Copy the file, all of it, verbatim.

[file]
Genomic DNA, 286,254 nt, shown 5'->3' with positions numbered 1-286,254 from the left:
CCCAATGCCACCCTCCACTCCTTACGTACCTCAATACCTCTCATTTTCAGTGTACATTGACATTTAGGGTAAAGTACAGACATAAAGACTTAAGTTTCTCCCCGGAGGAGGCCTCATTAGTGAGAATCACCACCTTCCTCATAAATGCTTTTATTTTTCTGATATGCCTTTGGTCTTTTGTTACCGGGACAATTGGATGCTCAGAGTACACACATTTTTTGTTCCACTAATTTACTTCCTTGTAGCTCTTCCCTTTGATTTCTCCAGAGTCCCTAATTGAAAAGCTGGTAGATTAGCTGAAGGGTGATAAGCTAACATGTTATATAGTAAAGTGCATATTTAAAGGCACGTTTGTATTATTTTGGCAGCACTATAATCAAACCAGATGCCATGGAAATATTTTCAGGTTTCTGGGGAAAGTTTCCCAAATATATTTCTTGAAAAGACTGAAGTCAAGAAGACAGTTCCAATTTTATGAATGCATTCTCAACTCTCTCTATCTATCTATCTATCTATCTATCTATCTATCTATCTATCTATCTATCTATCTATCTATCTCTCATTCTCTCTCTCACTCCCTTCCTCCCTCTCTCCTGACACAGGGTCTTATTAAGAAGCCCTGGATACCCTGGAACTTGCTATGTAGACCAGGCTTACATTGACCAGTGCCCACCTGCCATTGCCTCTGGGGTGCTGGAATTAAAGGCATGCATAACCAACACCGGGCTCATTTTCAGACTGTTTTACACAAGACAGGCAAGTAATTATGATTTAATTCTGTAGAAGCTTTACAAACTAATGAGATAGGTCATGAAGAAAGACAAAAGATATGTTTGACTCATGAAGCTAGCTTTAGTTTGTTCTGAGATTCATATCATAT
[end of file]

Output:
Genomic DNA, 286,254 nt, shown 5'->3' with positions numbered 1-286,254 from the left:
CCCAATGCCACCCTCCACTCCTTACGTACCTCAATACCTCTCATTTTCAGTGTACATTGACATTTAGGGTAAAGTACAGACATAAAGACTTAAGTTTCTCCCCGGAGGAGGCCTCATTAGTGAGAATCACCACCTTCCTCATAAATGCTTTTATTTTTCTGATATGCCTTTGGTCTTTTGTTACCGGGACAATTGGATGCTCAGAGTACACACATTTTTTGTTCCACTAATTTACTTCCTTGTAGCTCTTCCCTTTGATTTCTCCAGAGTCCCTAATTGAAAAGCTGGTAGATTAGCTGAAGGGTGATAAGCTAACATGTTATATAGTAAAGTGCATATTTAAAGGCACGTTTGTATTATTTTGGCAGCACTATAATCAAACCAGATGCCATGGAAATATTTTCAGGTTTCTGGGGAAAGTTTCCCAAATATATTTCTTGAAAAGACTGAAGTCAAGAAGACAGTTCCAATTTTATGAATGCATTCTCAACTCTCTCTATCTATCTATCTATCTATCTATCTATCTATCTATCTATCTATCTATCTATCTATCTATCTCTCATTCTCTCTCTCACTCCCTTCCTCCCTCTCTCCTGACACAGGGTCTTATTAAGAAGCCCTGGATACCCTGGAACTTGCTATGTAGACCAGGCTTACATTGACCAGTGCCCACCTGCCATTGCCTCTGGGGTGCTGGAATTAAAGGCATGCATAACCAACACCGGGCTCATTTTCAGACTGTTTTACACAAGACAGGCAAGTAATTATGATTTAATTCTGTAGAAGCTTTACAAACTAATGAGATAGGTCATGAAGAAAGACAAAAGATATGTTTGACTCATGAAGCTAGCTTTAGTTTGTTCTGAGATTCATATCATAT